Polish researcher and NASA team study Antarctic meteorite
Working on a lunar meteorite is a real scientific treat, says Professor Monika A. Kusiak, a geochemist and mineralogist from the Department of Polar and Marine Research of the Institute of Geophysics of the Polish Academy of Sciences. She is studying a meteorite found in Antarctica with a team of scientists from NASA and Korea.
She said: “Working on a lunar meteorite is a real scientific treat. In total, there are about 80,000 meteorites on Earth, of which less than 1 percent are lunar meteorites; there are about five hundred of them. Those that fell on Antarctica are even fewer - maybe forty. One of them is in the possession of has the Korea Polar Research Institute (KOPRI).”
She added that Poland does not have such meteorites, nor does it conduct expeditions to Antarctica with the purpose of searching for meteorites.
The researcher specialises in accessory minerals, those that usually make up less than 1 percent of the rocks. In the lunar shard, she studies the mineral zirconium. Zirconium silicate contains enough uranium, thorium and lead to calculate the age of the entire mineral based on radiological decay. This allows her to draw conclusions about the geological evolution of the rock, and, more broadly, the area.
Kusiak said: “Earth is our home, so we need to know it to understand where we live and where we are going. The moon formed when Earth was still very young, hot, and unconsolidated. That's when a planet the size of Mars hit it, partially melted with Earth, and knocked out a fragment that formed the Moon, which became a natural satellite. The history of Earth and Moon is consistent, so by studying the Moon, we can also learn about the beginnings of our planet.”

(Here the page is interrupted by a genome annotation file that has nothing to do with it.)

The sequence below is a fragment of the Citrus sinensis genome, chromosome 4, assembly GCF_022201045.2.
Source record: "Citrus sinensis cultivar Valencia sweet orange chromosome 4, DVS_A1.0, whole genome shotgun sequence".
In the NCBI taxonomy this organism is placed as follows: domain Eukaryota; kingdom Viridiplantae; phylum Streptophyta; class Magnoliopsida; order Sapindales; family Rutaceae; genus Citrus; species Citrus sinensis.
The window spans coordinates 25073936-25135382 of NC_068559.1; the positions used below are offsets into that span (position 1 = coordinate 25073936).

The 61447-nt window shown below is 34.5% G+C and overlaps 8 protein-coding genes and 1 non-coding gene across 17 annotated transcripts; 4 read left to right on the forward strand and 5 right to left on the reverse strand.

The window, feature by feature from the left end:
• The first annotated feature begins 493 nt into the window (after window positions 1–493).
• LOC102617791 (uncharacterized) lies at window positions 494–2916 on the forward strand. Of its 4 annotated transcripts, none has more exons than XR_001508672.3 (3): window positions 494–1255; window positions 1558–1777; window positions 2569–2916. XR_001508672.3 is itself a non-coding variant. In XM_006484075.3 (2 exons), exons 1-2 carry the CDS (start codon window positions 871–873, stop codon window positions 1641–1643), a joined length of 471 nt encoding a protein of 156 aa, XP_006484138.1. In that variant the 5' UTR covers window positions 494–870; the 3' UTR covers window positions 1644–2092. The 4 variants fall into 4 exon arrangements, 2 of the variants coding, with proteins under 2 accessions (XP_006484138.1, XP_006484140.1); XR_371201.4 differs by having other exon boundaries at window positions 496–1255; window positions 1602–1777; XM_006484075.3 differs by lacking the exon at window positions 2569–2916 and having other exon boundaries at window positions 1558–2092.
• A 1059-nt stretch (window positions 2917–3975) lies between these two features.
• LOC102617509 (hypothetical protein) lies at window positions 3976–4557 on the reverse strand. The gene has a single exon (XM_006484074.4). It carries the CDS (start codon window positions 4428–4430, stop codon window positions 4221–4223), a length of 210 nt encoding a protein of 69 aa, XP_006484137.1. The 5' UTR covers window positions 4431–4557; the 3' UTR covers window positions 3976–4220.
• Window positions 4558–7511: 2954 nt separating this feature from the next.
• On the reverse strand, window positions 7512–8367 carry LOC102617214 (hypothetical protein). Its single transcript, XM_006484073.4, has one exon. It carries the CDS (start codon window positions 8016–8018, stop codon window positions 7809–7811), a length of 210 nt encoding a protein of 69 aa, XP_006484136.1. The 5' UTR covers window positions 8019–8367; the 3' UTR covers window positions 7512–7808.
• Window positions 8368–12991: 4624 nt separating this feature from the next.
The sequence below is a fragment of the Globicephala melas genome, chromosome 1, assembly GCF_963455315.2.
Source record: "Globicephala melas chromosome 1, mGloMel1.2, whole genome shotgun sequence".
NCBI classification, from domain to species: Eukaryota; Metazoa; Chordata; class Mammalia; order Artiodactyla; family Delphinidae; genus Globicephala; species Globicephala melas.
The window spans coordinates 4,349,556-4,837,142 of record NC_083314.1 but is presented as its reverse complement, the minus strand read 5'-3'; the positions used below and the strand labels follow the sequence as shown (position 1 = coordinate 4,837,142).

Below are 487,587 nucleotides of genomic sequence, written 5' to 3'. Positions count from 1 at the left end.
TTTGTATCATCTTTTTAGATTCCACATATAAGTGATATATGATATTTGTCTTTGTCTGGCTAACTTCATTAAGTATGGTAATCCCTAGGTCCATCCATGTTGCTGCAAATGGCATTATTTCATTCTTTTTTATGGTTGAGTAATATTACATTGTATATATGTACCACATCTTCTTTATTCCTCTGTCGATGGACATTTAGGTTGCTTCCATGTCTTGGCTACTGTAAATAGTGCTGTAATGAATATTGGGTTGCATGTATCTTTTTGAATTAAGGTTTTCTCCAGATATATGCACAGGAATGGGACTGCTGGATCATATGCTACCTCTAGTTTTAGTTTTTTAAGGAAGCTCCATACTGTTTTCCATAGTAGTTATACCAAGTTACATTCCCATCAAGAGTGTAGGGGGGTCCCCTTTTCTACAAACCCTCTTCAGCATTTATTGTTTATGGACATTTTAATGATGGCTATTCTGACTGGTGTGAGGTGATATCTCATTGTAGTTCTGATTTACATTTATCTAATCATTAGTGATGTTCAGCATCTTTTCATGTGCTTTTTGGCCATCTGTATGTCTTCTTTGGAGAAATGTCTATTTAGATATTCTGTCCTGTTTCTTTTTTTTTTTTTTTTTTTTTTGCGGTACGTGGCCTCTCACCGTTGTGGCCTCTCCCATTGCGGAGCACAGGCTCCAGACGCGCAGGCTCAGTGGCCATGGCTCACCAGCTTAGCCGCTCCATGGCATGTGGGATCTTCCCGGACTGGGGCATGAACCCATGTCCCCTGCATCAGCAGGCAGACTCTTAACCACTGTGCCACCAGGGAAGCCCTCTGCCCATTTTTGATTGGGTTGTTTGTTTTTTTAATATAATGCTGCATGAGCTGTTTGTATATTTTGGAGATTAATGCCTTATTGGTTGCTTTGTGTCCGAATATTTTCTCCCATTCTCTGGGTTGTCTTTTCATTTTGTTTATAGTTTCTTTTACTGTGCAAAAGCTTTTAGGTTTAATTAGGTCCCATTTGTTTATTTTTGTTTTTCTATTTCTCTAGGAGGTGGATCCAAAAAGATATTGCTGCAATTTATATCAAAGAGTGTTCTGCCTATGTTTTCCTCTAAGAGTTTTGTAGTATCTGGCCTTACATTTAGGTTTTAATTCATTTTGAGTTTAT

The lunar meteorite DEW12007 was found on the so-called on blue ice about 40 km from Mount DeWitt (Victoria Land, East Antarctica) during the Korean-Italian Antarctic Expedition.
One of its participants was Dr. Changkun Park from the Korea Polar Research Institute (KOPRI). Isotopic analyses have shown that it is one of the oldest lunar samples, with an age determined by the decay of uranium and lead at 4.34 billion years.
Kusiak said: “Minerals for scientific research come either directly from the Apollo lunar missions (collected by astronauts, and even geologists), or - from Earth. Among the terrestrial finds are lunar and Martian meteorites. They are mostly found in the Sahara (North Africa), Oman and Antarctica. Researchers from the United States, Japan and Korea organize expeditions dedicated to the search for meteorites."
The Polish researcher studies the nanostructure of zirconium grains, the sizes of which do not exceed 50 micrometers. Analyses have shown that these structures can only form under conditions of high shear stress during shockwave shock discharge. Thanks to samples from the Apollo 15 and Apollo 16 missions, the age of the impact with Earth was determined to be 4 billion 200 million years ago. The research results have been published in the journal Contributions to Mineralogy and Petrology.
The scientific meeting of the DEW12007 study team was held at NASA's Johnson Space Center in Houston. The Polish researcher was invited to the research project thanks to her experience in working with minerals from the Apollo 15 and 16 missions. At that time, she was a Humboldt Foundation scholarship and worked in Potsdam.
Among the most interesting scientific experiences, the researcher also mentions expeditions to Antarctica, Greenland and Labrador. She was at the Dobrowolski Polish Antarctic Station named - after 42 years of the station being decommissioned, the team was tasked with reopening it, restoring its function and adapting it to scientific work for the next generations.
Kusiak continued: “It was such an amazing event that I thought it was the limit of the possibility of conducting fascinating research. But right now I can work with extraterrestrial matter, which excites everyone and probably always will. Not only do I conduct experiments with samples collected in Antarctica, I worked in Houston at NASA, and soon I will be studying a meteorite that fell in Poland. This is research with Dr. Agata Krzesińska, a Polish researcher working at the University of Oslo.”
Having held the meteorite in her hands, she added that it is not a lunar meteorite, it does not contain silicates (or zirconium), but phosphates. The researcher hopes that this works will also tell something interesting about the Universe.
PAP - Science in Poland, Karolina Duszczyk
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